Richard Buckminster Fuller had a lot of nerve. In the 1930s, the great US inventor secured the first $1,000 he needed to build a giant futuristic car, called the Dymaxion. The socialite who gave him the cash was told: “If I want to use it all to buy ice cream cones, that will be that – and there will be no questions asked.”
Fuller, born in 1895, is best known for his geodesic domes, but his ultimate hope was that the three-wheeled Dymaxion – which looked like a VW camper van crossed with a pinball flipper – would fly, allowing Americans to leave the highway vertically and touch down at lightweight aluminium homes, scattered wherever they fancied by a fleet of Zeppelins.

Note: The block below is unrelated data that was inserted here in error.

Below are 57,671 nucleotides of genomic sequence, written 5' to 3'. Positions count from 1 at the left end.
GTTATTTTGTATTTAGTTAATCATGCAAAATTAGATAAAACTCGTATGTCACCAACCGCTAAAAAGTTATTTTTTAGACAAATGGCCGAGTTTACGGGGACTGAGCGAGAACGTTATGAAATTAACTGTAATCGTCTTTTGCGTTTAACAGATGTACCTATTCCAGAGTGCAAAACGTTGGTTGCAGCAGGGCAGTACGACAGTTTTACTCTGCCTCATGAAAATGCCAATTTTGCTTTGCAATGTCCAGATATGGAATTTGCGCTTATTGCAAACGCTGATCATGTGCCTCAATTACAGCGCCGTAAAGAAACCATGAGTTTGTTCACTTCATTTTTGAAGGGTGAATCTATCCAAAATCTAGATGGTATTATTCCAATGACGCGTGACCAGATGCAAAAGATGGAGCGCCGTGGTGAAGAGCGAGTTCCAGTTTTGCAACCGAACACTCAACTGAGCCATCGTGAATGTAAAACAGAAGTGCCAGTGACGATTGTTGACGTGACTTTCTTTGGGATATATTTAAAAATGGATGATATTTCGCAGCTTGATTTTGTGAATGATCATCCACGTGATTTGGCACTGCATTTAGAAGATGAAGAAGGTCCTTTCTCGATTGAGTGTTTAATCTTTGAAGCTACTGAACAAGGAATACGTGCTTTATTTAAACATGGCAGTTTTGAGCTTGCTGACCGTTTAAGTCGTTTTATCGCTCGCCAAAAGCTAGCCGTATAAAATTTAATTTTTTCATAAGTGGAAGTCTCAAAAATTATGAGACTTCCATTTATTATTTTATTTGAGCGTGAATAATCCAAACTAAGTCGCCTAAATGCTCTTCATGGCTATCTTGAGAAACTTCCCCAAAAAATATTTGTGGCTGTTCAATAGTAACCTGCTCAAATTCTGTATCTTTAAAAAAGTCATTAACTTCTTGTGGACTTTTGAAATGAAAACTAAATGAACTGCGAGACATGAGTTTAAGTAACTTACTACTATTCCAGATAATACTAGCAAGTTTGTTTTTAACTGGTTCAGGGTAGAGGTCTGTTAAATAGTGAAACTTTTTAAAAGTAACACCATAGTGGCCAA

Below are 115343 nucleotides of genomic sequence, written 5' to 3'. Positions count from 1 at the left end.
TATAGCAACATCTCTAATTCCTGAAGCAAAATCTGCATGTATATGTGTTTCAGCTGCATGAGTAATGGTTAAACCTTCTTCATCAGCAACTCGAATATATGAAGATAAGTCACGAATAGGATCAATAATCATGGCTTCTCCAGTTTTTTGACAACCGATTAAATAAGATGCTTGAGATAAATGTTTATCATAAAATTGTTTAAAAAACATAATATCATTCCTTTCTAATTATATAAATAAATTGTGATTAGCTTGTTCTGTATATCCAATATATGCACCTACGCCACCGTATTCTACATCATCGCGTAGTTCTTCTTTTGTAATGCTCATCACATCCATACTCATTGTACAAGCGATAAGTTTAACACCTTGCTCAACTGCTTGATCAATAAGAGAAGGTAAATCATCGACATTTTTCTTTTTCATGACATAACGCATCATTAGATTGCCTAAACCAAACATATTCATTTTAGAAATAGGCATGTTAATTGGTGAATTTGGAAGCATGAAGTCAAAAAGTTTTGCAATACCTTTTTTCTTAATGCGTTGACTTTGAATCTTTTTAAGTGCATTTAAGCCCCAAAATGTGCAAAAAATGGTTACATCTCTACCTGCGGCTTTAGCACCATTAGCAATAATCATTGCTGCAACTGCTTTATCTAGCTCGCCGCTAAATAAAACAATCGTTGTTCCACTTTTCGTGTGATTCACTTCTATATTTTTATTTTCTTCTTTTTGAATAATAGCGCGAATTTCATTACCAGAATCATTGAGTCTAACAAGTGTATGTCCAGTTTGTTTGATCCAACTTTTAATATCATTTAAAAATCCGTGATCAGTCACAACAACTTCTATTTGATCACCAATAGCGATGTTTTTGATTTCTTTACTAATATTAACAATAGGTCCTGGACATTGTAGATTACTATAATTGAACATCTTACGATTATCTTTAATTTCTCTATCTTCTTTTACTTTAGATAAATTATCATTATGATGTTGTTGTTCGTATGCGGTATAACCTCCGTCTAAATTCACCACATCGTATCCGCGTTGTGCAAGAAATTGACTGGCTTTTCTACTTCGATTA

The Dymaxion was meant to be phase one of a social revolution, fuelled by the latest technology, but only three were ever built. No 1 caught fire and No 3 was turned into scrap; only No 2 survived. It now sits in the National Automobile Museum in Reno, Nevada – or it did until 18 months ago, when the architect Norman Foster decided he wanted to fulfil a dream, and build Dymaxion No 4. So he borrowed No 2 for inspiration.